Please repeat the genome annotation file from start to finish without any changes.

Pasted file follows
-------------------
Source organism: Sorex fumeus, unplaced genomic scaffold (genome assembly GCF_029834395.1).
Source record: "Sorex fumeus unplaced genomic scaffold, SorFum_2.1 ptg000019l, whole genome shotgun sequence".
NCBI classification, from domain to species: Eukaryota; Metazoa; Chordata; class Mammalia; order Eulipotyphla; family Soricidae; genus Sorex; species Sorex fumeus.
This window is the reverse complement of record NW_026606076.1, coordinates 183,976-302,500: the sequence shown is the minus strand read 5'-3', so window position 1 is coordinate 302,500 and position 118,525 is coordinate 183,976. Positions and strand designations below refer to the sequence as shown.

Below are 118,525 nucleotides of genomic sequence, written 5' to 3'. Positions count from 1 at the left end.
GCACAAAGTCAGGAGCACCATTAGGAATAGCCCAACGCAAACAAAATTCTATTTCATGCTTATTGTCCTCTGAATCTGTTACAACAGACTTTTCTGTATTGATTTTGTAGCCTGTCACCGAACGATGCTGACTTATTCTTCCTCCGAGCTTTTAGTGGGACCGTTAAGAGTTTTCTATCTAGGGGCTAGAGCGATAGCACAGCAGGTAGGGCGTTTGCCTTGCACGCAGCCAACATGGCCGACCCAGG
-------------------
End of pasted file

Source organism: Sorex fumeus, unplaced genomic scaffold (genome assembly GCF_029834395.1).
Source record: "Sorex fumeus unplaced genomic scaffold, SorFum_2.1 ptg000019l, whole genome shotgun sequence".
NCBI classification, from domain to species: Eukaryota; Metazoa; Chordata; class Mammalia; order Eulipotyphla; family Soricidae; genus Sorex; species Sorex fumeus.
This window is the reverse complement of record NW_026606076.1, coordinates 183,976-302,500: the sequence shown is the minus strand read 5'-3', so window position 1 is coordinate 302,500 and position 118,525 is coordinate 183,976. Positions and strand designations below refer to the sequence as shown.

Below are 118,525 nucleotides of genomic sequence, written 5' to 3'. Positions count from 1 at the left end.
GCACAAAGTCAGGAGCACCATTAGGAATAGCCCAACGCAAACAAAATTCTATTTCATGCTTATTGTCCTCTGAATCTGTTACAACAGACTTTTCTGTATTGATTTTGTAGCCTGTCACCGAACGATGCTGACTTATTCTTCCTCCGAGCTTTTAGTGGGACCGTTAAGAGTTTTCTATCTAGGGGCTAGAGCGATAGCACAGCAGGTAGGGCGTTTGCCTTGCACGCAGCCAACATGGCCGACCCAGG